The first Arabic language led art space in Europe that puts Saudi art in a flourishing light. It acts as a research centre for Saudi Art and a presentation space for artists that reside in, and originate from Saudi Arabia. Prominent names that were known to be the first participants in the Saudi art and design scene include experimentalist Abdullah Al Othman and founder of the fashion brand Fyunka, Alaa Balkhy. Greenbox started off from a small project by Aarnout Helb, a Dutch lawyer who collected art as a hobby and found Saudi contemporary artwork to be strikingly interesting to display for the public.

At the Rijksmuseum photo courtesy of lifeinanalogue

Known to be one of the landmarks of European art movements, a day around the Rijksmuseum in the heart of Amsterdam takes us on a visual ride to discover the rich history of the Netherlands. The Rijksmuseum collection gives a clear scope of the Dutch reign and colonial periods in the Carribean. Marvels like The Night Watch by Rembrandt van Rijn are surrounded by new crowds of spectators who fly in from all over the world to personally witness the godly work from of 1600s. Visits usually end with a classical music street performances just outside the exit of the museum; the perfect, delicate closure laced with the notes of ballroom-class composers.

At the Van Gogh museum photo by lifeinanalogue

With a modern interactive installation set upon arrival, the Vincent Van Gogh experience invites us to a one-in-a-lifetime trip showcasing the course of Van Gogh’s life and artwork. The reminiscing sounds of the city of Arles, narrations of his time in France and letters to his fellow impressionist friends resonate to having Vincent around us till this day. The Van Gogh Museum also celebrates the muses and inspirations whom Van Gogh drew his work from – such as Paul Gauguin– acting as pin pointers later on in his career. The different stages of Van Gogh’s life and artistic adaptations are tackled through his painting’s phases; peasant life in The Potato Eaters and still life in Sunflowers. For those interested in art history and theories, the Van Gogh Museum is the perfect classroom to guide learners about painting methods such as pointillism, and movements like Neo-impressionism, Realism and Japonism. An accurate insight onto Van Gogh’s highs and lows are described as one walks through documentations of his relationships with friends and family at his time. Since Vincent Van Gogh’s mental state influence a lot of his paintings throughout his career, the museum deems it necessary to raise awareness about his struggles by highlighting analyses made by art historians and psychologists from the late 1800s till this day. His realized success was achieved later than wished, but the way he turned the darkest days of his life into today’s academic branches of study is what keeps citizens of the world constantly coming.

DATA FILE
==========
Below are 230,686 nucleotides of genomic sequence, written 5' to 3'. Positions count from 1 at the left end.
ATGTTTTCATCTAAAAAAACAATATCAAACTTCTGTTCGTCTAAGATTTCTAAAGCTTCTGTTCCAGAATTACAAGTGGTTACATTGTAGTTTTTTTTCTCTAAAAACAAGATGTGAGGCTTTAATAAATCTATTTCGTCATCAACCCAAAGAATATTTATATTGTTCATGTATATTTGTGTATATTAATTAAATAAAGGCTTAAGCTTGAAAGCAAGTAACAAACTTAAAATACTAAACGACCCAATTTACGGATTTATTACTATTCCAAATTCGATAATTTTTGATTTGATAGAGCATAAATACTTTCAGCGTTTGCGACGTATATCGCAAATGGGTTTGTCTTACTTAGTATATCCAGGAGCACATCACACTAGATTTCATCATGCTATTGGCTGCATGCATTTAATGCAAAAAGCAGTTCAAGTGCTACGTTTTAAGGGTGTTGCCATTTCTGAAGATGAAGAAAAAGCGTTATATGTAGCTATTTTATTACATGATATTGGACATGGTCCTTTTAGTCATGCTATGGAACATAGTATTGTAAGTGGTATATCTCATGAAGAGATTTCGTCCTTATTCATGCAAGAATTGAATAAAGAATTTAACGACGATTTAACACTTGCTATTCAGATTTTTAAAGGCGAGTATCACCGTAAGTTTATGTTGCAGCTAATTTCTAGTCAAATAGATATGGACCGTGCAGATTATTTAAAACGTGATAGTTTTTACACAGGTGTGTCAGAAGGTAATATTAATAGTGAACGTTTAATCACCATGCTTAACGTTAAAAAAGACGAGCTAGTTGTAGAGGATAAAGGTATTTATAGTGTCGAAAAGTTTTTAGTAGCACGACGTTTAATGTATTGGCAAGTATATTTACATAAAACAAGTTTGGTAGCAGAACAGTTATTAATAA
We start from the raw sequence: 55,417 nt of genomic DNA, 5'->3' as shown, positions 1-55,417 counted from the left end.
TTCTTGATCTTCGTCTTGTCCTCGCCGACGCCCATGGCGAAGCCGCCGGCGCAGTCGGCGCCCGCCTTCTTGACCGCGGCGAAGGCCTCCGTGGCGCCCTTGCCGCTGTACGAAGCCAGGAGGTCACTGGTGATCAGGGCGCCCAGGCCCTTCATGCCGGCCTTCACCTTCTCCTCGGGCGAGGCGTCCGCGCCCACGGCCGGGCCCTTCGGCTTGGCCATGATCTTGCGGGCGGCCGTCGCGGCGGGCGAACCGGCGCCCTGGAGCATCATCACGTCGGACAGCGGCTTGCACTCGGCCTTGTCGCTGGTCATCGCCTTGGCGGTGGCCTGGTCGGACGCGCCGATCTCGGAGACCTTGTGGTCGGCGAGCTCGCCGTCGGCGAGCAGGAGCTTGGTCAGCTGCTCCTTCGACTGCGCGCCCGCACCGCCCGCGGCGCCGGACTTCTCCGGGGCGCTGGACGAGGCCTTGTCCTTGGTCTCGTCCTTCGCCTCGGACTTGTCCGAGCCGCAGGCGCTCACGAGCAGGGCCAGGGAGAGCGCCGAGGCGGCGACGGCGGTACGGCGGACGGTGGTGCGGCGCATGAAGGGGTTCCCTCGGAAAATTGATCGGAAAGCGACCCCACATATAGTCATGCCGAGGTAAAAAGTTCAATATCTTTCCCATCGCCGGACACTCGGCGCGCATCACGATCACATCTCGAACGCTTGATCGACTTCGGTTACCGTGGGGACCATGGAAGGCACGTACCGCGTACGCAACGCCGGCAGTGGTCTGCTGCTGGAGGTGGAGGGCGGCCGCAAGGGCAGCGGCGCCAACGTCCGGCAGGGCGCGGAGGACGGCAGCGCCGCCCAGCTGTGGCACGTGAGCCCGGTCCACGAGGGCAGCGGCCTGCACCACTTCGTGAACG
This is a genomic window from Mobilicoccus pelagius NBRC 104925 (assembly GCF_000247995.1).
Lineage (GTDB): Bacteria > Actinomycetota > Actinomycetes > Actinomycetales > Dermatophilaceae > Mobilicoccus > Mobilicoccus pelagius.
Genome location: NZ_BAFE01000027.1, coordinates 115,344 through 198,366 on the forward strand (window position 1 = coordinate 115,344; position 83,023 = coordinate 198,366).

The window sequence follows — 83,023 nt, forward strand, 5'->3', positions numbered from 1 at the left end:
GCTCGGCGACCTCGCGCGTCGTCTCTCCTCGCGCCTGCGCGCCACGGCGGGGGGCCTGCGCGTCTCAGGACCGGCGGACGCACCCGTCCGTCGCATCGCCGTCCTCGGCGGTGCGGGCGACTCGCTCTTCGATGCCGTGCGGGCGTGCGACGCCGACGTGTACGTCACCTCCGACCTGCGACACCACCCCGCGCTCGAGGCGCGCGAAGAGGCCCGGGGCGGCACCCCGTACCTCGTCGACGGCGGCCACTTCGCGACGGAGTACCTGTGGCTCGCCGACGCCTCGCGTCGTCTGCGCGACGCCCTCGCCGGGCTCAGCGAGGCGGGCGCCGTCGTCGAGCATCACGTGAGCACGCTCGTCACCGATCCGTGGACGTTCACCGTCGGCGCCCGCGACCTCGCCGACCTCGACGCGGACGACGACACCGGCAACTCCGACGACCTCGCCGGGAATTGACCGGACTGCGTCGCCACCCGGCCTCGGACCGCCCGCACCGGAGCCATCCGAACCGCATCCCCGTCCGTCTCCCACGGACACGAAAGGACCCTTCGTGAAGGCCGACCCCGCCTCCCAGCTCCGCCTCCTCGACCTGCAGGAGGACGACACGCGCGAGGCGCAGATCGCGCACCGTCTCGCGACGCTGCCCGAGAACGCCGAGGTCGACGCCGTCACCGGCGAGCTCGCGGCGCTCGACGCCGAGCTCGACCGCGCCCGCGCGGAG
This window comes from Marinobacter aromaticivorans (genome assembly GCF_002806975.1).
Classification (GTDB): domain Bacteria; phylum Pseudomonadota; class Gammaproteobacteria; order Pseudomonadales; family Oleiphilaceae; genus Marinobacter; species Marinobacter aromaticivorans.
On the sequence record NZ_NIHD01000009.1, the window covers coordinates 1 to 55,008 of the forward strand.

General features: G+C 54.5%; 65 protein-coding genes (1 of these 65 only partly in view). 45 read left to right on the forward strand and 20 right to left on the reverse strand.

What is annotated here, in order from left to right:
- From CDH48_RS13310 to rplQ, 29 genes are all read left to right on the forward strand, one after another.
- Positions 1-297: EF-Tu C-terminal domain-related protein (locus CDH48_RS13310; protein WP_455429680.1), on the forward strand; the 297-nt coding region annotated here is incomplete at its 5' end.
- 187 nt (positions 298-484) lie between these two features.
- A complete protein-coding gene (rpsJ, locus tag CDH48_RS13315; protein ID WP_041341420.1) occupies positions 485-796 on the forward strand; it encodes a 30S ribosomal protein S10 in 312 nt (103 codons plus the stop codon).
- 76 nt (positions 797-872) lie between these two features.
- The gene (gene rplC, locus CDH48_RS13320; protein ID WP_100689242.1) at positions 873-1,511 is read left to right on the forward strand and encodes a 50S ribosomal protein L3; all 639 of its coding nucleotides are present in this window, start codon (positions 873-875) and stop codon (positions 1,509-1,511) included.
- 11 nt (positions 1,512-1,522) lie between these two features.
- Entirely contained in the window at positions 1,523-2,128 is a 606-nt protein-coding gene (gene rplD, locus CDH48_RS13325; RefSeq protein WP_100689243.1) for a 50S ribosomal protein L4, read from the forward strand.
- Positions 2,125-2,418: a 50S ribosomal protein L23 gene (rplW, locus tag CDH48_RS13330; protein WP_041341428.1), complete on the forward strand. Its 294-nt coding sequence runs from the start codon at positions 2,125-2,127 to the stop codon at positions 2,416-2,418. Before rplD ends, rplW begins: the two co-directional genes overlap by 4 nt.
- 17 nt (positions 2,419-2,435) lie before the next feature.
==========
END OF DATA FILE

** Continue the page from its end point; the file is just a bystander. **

At the Moco photo by lifeinanalogue

Located in Museumplein, The Moco Museum is the world’s meeting point to embark on a journey to Banksy’s indoor art. The space is compartmentalized into themes that Banksy holds dear to his heart and perceives as crucial, societal issues that need to gain awareness. Controversial pieces are found, like the Di Faced Tenner, coined by a forged British currency note with Lady Diana’s face printed on it. An entirely new perspective about street art and graffiti is formed as we explore Banksy’s pieces intently. The museum extends to pop art set up by pioneers Andy Warhol and Roy Lichtenstein, who immerses visitors with the ultimate 3D vision of his artwork.  While the works of Banksy and Icy and Sot refine the meaning of graffiti on one half of the museum, the other half stands tall with Keith Haring’s Subway and Jean Michel Basquiat’s Head dissolve the hierarchy of high art and low art. In a time of rapid demographic displacement of individuals affected by war, Moco’s Icy and Sot ring the bells of our minds to draw attention to the most delegated problems in the 21st century – climate change, gender equality and refugee crises. With pieces like Freedom and Color Rain, the Iranian brothers show us hope of a better world; the potential of what could be if all these atrocities are addressed appropriately.

Whether you’re pursuing a degree in fine arts or eager to delve deeper into a world of multiculturalism, Amsterdam is the ticket to an opportunity of making unforgettable memories. Its warmth and perpetual liveliness makes it a timeless city of craft.

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Read more from Zina Qabbani.
All images courtesy indicated in captions.